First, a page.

What is a Life Settlement?

A life settlement, also known as a viatical settlement, is a lump sum payment that purchases a person’s life insurance contract from them and makes the life settlement company the new beneficiary. These have become more regulated in last 20 years due to the questionable moral dilemma that this presents.

They tend to only work for permanent life insurance products like whole life and universal life, since the viatical company will know that it will get a return on its investment. Life insurance companies have some of the most impressive returns, in a risk-adjusted perspective, on the money in their general account.

This is partially due to the fact that actuarial science can estimate with some accuracy when the average person with a certain risk profile will pass away. The companies have a strong cash flow due to premiums coming in.

On term life policies, 99% of them will never result in a death claim, and the term will expire, allowing the life company to keep the money. Life settlement companies attempt to capitalize on the returns that are possible by tapping into the general account of life insurers, and they can get an even better return than the average by taking advantage of a sick person’s need for cash.

Even if it’s a financially strained person who isn’t sick, statistically a poorer, stressed person will have a shorter life expectancy than a wealthy person. Life settlement companies offer a lump sum settlement to a person which will be greater than the cash value in their permanent policy but less than the death benefit, after which the settlement company will take over any remaining premiums and will become the beneficiary that receives the death benefit amount.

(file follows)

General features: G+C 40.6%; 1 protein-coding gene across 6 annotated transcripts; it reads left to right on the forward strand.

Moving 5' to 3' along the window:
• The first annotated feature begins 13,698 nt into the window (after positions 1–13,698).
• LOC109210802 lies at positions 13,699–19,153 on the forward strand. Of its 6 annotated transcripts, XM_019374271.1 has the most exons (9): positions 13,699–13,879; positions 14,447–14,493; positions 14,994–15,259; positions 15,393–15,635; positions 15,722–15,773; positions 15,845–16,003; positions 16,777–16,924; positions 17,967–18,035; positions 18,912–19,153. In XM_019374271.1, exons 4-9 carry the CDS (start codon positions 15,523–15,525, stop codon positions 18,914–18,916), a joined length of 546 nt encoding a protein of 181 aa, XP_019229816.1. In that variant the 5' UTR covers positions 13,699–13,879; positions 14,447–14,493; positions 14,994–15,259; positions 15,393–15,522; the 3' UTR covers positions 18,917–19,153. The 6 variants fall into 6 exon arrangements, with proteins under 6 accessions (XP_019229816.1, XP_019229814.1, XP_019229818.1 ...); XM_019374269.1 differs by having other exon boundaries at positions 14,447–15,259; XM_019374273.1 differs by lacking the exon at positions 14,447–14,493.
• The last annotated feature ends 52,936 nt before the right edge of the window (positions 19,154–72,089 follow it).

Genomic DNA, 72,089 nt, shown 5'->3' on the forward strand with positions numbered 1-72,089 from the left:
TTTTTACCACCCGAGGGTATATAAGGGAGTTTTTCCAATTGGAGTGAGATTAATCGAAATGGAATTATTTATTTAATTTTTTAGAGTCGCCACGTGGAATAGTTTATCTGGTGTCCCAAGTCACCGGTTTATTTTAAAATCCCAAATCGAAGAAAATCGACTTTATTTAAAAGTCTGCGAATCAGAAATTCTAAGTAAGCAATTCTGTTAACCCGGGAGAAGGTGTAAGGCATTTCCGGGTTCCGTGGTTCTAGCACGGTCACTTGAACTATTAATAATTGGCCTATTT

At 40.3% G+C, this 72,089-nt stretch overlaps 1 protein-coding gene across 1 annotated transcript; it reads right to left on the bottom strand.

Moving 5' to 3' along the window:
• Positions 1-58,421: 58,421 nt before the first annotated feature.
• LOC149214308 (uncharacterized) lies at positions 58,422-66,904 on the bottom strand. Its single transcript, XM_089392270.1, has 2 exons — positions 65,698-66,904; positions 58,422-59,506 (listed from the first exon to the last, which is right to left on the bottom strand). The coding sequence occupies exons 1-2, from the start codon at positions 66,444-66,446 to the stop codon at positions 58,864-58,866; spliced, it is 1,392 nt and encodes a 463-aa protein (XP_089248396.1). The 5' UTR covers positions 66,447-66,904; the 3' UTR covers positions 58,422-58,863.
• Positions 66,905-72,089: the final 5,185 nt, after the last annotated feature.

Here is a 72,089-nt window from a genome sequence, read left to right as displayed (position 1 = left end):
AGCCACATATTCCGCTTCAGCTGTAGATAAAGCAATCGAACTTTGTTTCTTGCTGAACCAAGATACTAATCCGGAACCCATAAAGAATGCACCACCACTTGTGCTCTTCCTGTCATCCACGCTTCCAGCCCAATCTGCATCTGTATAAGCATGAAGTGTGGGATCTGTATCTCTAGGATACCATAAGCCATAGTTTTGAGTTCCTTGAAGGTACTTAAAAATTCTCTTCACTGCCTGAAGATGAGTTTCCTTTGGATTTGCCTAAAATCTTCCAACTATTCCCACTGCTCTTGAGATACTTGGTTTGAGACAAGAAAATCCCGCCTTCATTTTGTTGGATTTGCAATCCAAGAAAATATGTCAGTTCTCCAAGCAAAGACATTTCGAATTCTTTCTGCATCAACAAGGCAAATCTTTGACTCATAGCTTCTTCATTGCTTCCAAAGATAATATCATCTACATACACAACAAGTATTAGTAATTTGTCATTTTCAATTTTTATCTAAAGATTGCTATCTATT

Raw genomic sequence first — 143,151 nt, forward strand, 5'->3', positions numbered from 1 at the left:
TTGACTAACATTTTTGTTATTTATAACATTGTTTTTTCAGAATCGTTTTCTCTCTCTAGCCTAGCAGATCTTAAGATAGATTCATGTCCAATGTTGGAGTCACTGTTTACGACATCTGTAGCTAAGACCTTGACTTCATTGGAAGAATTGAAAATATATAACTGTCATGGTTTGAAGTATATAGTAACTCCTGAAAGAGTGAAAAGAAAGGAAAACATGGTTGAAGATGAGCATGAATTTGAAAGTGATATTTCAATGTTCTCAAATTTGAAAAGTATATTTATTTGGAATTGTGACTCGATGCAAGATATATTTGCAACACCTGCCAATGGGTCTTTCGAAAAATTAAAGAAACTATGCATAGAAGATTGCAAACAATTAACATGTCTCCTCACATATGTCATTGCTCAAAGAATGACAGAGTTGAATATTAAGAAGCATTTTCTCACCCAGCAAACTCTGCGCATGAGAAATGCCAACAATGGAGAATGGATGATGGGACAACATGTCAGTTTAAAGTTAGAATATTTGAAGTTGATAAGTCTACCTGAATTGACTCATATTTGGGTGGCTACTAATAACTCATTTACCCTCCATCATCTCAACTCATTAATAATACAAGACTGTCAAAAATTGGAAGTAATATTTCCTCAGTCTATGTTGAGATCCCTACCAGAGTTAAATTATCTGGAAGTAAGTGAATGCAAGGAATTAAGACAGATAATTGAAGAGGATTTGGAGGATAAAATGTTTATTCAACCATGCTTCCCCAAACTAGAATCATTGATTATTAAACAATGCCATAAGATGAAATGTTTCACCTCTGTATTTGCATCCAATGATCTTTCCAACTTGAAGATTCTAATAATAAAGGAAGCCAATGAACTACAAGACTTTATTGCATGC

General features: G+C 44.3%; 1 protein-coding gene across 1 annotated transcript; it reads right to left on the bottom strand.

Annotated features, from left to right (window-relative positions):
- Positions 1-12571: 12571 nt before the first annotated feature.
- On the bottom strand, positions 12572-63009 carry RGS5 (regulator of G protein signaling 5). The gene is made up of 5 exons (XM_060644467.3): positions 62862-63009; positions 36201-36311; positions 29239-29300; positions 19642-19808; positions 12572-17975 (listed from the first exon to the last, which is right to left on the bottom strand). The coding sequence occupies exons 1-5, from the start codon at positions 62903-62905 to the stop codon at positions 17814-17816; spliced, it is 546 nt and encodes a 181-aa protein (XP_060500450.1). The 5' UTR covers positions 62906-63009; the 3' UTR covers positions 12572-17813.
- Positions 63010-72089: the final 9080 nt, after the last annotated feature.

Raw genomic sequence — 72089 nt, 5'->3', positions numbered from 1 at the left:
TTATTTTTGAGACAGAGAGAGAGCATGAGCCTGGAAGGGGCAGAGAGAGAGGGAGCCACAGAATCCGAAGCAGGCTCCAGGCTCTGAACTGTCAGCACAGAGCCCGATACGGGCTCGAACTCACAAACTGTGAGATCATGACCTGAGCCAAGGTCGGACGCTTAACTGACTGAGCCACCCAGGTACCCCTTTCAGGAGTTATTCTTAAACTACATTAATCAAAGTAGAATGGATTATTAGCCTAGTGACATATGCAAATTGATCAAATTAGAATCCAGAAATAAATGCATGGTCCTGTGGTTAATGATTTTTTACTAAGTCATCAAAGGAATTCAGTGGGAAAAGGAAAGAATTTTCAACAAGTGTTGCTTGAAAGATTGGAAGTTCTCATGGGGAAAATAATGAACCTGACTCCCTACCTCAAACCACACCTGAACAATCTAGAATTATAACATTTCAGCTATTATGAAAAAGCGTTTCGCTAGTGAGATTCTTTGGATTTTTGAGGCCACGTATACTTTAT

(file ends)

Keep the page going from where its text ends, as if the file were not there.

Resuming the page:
For example, if a person had a whole life policy with a $50,000 cash value and a death benefit of $100,000, the life settlement company might pay the insured person, say, $65,000 in a lump sum to take over the contract. The IRS issued new rules regarding the taxation of Life Settlement transactions in 2009 (Rev. Ruls. 2009-13, 2009-14), and you should check to see what the current laws and tax regulations are to make sure.

Basically the basis on the policy is not as favorable if a person sells to a life settlement company as opposed to surrendering the contract with their issuing life insurance company for the cash value, but, as stated above, the settlement company will pay more. The settlement company will be taxed at capital gains on any profit above their purchase price.

Pools of such settlements can be securitized and sold in the second market. After the settlement, the contract might be known as third-party owned life insurance or stranger-owned life insurance (STOLI).

How Do I Know that Life Insurance Companies are Reliable?
What is a Settlement Date?